Fujitsu – Sydney, Australia


In addition to CBRE, another organization’s offices are turning heads over in Sydney, Australia, and that organization is none other than Fujitsu. Architect Woods Bagot worked hand-in-hand with Fujitsu to commission their Oceania Headquarters and the results speak for themselves. Woods’ design incorporates integration and Japanese architecture principles in a way that makes every area of the office seem connected and soothing, helping promote collaboration and reducing stress amongst their staff. The design itself features graphic motif carpets, block-print patterned walls, timber cladding and traditional wooden furniture, all in an effort to solidify their brand and create a place employees truly enjoy being at.



XL Catlin – Wroclaw, Poland


XL Catlin’s offices are known around the globe for being stylish and attention-grabbing but one in particular stands above the rest: their Poland location. In order to make this ambitious location a reality, XL Catlin contracted The Design Group, a Polish architectural studio, to oversee the design process and bring some new ideas to the table. At first glance, you’ll immediately notice the black and white contrast enriched by thin, dark veneer paneling and ultra-bright, linear lighting, giving the inner area a modern and elegant feel. You’ll also be drawn to leafy green backdrops, eloquently placed behind meeting locations, providing employees with a sense of tranquility and, according to Harvard, proven to boost productivity. XL Catlin announced a major initiative to retain key staff members and talented individuals back in 2015 and their clear commitment to their office environments is definitely a step in the right direction.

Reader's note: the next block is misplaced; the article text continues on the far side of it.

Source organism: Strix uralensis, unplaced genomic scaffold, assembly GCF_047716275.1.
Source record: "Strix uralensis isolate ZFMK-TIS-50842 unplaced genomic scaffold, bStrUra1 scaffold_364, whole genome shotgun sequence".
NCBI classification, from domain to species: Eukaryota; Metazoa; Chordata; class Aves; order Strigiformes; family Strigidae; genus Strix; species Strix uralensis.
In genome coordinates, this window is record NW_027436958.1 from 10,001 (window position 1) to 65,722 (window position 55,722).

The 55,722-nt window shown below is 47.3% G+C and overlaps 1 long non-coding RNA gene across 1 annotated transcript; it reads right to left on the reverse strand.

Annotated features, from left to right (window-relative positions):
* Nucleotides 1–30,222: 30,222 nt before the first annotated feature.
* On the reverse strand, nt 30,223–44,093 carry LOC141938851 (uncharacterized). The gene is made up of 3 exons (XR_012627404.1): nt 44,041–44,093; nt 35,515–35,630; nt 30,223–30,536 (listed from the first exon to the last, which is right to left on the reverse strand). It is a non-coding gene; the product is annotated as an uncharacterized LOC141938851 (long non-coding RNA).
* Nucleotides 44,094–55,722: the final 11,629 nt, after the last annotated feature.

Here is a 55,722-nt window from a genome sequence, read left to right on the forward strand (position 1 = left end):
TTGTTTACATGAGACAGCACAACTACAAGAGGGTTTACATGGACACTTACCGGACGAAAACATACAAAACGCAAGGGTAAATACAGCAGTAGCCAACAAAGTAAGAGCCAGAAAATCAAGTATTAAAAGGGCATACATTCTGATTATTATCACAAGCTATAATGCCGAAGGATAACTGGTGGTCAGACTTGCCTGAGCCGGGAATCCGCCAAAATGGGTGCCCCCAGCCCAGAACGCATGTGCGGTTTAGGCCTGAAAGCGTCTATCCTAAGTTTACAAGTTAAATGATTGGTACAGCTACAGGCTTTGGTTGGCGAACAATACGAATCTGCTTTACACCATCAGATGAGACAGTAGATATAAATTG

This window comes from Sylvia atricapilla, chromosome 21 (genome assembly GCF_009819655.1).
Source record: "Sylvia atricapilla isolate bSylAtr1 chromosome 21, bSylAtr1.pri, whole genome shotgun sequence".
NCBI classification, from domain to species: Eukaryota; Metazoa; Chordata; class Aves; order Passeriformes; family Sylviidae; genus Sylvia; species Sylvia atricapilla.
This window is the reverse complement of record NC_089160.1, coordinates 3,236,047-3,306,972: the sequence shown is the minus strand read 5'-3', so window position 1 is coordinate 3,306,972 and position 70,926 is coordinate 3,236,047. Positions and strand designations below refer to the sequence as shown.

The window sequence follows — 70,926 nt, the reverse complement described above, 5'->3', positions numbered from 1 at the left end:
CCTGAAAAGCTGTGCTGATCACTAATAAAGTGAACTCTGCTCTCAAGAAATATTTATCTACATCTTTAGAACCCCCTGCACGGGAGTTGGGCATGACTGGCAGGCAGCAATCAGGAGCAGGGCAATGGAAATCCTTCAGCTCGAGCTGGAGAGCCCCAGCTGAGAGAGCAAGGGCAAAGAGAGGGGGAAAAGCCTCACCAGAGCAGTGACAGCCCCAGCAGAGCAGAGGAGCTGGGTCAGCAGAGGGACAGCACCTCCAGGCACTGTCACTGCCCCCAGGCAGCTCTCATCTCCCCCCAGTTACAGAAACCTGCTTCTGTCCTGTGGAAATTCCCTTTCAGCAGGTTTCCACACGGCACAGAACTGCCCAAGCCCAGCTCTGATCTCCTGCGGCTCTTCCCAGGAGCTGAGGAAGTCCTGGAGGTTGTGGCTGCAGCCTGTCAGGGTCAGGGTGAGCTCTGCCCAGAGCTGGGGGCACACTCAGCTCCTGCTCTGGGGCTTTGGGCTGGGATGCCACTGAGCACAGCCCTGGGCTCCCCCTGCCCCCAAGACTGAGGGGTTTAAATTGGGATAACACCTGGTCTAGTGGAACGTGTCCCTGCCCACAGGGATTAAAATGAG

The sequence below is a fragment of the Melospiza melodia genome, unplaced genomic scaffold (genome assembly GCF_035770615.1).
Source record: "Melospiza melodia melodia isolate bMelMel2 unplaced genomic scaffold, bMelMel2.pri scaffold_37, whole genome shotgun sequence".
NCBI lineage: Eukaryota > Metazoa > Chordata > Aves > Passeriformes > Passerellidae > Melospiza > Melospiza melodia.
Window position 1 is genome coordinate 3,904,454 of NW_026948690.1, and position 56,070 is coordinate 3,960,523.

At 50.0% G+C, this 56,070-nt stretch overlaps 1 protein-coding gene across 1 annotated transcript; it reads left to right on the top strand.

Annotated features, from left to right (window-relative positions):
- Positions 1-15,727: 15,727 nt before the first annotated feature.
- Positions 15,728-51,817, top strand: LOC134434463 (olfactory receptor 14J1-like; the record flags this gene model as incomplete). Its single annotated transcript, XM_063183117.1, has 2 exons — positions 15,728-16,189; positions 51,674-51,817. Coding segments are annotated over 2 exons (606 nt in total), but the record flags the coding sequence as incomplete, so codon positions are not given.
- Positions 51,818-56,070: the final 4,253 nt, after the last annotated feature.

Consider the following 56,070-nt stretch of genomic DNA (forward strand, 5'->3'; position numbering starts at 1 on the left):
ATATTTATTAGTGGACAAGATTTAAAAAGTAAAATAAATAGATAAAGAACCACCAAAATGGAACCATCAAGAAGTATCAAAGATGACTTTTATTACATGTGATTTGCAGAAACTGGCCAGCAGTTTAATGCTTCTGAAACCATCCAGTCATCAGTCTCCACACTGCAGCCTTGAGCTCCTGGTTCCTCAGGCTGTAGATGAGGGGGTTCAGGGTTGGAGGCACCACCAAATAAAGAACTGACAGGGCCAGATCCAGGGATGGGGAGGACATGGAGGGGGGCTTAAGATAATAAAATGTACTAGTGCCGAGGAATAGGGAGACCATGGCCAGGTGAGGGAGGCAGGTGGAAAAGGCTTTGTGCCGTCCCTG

Hilton – McLean, Virginia


While not technically an office, in an effort to keep up with the latest trends, Hilton recently launched a communal space directly beneath their global headquarters, known to McLean inhabitants as “The Social.” The Social is roughly 10,000 square feet in total and features many amenities guests of their resorts are already familiar with. For example, the interior includes a wooden and marble reception area, an international food hall, privatized collaborative work areas and even a full-service Starbucks, adjacent to an outdoor terrace. Matthew W. Schuyler, CHRO at Hilton, stated that this recent overhaul relates directly to Hilton’s talent-based initiatives, commenting, “In sustaining our position as a Great Place to Work, these innovations are crucial in attracting the best local talent to our business.”

Think your workspace brings extraordinary to another level? Let us know on Twitter using #OracleHCM and share images of your home away from home and potentially be featured on our next cool offices blog!